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Here are 7 trends to watch in the 2022 appraisal market

The tides of the mortgage industry are changing as we head into 2022, and just like the sand under the waves, we can expect the appraisal landscape to shift along with it.
The post Here are 7 trends to watch in the 2022 appraisal market appeared first…



The tides of the mortgage industry are changing as we head into 2022, and just like the sand under the waves, we can expect the appraisal landscape to shift along with it. Appraisers, like many other service providers, must adapt to market changes to accommodate their clients’ needs. Whether it is providing appraisal services, underwriting services or title services, a mortgage application cannot proceed without their input. 

We have reviewed and analyzed recent stakeholder and government data, and we are pleased to deliver the following analysis and predictions for 2022.

Current volume and trends

It is fairly well-known that the appraisal industry has a supply and demand issue. Freddie Mac recently released trend analysis of appraisal activity for appraisals submitted to the Uniform Collateral Data Portal. This data clearly illustrates the issue: 

  • Appraisal volume exceeded the high-water mark of 700,000 monthly submissions to the appraisal data warehouse on multiple occasions in 2021. Prior to 2020 it was a rare occurrence for volume to exceed 600,000 per month. 
  • The number of appraisers completing appraisals for transactions eligible for sale to the GSEs has remained relatively flat.  

In addition to the supply and demand issue in 2021, we also saw continued challenges around appraiser throughput, appraisal turn times and appraisal fees. 2021 also introduced change at the policy level, as appraisal waivers began to slow down and the FHFA’s announcement to allow desktop appraisals. 

We’ll dig deeper into each of those topics below, but first we’ll explore one of the biggest driving forces on appraisal: market volume.   

2022 Outlook for volume

Mortgage rate predictions for 2022 by industry stakeholders show rates for 30-year fixed mortgages to range from 3% to 4%. As of this writing, in 2021, 31 of 45 weeks had mortgage rates below 3%. The last time the 30-year mortgage rate was at or above 3.5% was in March of 2020. Prior to that, we have to go back to October 2016 to see rates at 3.5% or below.  

Meanwhile, the Mortgage Bankers Association (MBA) is forecasting purchase mortgage originations to increase 9% in 2022 and refinance originations to decrease by 62%. Appraisal demand from generators (i.e., HELOC and private clients) is expected to remain stable to slightly declining. 

How does this impact appraisal volume? Mathematically, the MBA predictions result in a loss in demand between 30% to 35% for appraisals associated with mortgage originations. As application volume is anticipated to shift from predominantly refinance activity to purchase activity, we anticipate the demand for appraisals in the mortgage sector to decline 15% to 20% with other demand generators pointing toward stability or slightly declining.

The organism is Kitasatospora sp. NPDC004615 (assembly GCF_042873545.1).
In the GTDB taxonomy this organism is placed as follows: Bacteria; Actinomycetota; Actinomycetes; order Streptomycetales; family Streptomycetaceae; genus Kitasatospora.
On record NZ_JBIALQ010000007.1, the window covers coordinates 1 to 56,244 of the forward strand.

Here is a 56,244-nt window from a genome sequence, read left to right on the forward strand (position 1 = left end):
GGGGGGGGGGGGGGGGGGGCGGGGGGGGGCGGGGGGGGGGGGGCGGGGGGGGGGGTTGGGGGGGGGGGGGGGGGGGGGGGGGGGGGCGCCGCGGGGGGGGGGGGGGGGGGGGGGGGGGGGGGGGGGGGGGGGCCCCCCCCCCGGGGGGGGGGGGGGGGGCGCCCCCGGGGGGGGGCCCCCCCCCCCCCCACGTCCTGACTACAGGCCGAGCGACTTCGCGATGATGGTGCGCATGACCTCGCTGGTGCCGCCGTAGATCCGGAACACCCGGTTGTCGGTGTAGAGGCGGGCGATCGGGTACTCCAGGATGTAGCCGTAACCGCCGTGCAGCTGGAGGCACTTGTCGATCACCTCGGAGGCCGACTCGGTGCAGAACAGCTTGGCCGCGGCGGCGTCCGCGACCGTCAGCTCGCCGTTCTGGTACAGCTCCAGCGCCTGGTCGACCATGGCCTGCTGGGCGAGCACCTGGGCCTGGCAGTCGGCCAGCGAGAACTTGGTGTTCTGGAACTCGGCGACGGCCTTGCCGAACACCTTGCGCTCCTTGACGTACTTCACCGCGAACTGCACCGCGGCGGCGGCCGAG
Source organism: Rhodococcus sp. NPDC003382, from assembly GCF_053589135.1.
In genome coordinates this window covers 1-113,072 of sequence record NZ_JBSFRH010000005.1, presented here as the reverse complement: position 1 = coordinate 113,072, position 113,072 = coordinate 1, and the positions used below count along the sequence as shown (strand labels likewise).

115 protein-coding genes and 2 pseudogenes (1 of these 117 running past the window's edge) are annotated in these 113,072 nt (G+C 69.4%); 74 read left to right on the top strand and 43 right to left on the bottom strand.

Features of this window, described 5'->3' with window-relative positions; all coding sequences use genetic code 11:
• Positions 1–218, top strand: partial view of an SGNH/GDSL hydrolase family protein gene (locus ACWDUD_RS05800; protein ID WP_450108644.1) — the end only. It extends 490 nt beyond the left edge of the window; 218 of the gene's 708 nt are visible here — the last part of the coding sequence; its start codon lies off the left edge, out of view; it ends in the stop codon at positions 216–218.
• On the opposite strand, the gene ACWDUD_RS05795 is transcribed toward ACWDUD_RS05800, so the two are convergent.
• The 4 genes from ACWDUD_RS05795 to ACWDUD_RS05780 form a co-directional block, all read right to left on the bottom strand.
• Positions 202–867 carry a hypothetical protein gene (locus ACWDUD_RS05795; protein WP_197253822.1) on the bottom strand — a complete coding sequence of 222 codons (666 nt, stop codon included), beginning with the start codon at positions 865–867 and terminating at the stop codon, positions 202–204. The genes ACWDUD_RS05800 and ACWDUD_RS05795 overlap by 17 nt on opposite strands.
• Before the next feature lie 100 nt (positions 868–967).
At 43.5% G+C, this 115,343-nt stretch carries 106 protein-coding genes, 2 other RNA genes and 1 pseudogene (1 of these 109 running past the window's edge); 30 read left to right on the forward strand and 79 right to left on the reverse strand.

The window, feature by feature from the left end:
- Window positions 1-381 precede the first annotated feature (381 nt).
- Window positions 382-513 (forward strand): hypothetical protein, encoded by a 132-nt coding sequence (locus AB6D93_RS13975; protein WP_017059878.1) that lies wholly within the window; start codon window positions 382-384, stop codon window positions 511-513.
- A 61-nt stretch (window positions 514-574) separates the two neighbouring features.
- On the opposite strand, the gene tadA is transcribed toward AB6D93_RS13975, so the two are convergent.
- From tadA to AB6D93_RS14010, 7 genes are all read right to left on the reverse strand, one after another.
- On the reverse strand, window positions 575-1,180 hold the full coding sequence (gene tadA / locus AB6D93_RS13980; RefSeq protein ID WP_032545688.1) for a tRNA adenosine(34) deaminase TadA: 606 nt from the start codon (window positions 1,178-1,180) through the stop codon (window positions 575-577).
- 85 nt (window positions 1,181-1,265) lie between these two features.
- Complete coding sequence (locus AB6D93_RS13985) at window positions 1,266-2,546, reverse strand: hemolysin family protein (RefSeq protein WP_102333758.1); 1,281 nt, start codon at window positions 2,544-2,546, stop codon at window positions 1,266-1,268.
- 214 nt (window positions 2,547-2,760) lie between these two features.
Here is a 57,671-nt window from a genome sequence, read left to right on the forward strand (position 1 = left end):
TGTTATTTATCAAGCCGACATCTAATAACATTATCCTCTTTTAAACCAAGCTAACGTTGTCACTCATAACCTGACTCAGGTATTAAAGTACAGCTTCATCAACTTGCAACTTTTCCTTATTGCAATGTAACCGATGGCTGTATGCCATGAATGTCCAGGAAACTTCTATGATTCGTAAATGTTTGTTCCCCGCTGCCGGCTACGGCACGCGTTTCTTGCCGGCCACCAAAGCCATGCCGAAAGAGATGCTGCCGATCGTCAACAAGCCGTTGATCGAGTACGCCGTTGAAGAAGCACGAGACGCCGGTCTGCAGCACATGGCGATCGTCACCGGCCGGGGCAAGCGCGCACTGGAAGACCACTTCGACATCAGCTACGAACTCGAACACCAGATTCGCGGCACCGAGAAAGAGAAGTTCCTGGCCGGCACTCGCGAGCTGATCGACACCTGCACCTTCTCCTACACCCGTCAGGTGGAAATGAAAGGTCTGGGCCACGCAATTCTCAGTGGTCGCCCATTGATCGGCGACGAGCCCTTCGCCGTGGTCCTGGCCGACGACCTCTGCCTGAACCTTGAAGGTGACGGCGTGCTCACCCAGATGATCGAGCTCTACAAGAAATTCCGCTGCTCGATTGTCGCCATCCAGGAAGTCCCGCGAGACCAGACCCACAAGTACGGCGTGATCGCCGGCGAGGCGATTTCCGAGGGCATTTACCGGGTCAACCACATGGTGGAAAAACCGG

In a recent Fitch Ratings analysis on nonbank mortgage origination outlook, analysts stated that “rising rates fueled by the tapering of Fed asset purchases and home price appreciation from the growing disparity between housing supply and burgeoning demand are also expected to contribute to lower volumes and margins into 2022.”

Appraiser supply

It is worth addressing the overall appraiser supply here as well. Analysis of appraiser credentials in the U.S. shows continued decline. According to 2021 data from the Appraisal Institute, the current number of state-issued appraiser credentials is 93,309, which is more than 3,000 fewer credentials cited in a 2019 Appraisal Institute study, which put the number of credentials at 96,856 in 2016. Attrition and supply continue to be a market concern. 

Efforts to date to bolster the ranks of credentialed appraisers has resulted in reducing the rate of decline, but decline continues nonetheless. Perhaps diversity, equity and inclusion efforts by industry stakeholders and the Appraisal Foundation’s PAREA efforts may bear fruit in the future; however, significant impacts to increase the ranks of qualified appraisers are not anticipated in 2022.  

Appraiser productivity

According to our analysis of data released by both Freddie Mac and Fannie Mae, the count of active appraisers based on mortgage activity has been mostly flat since 2018, with minor fluctuations. The rise in sales and refinancing activity in 2021 resulted in increased appraiser productivity, ranging between 50% to 100% per appraiser.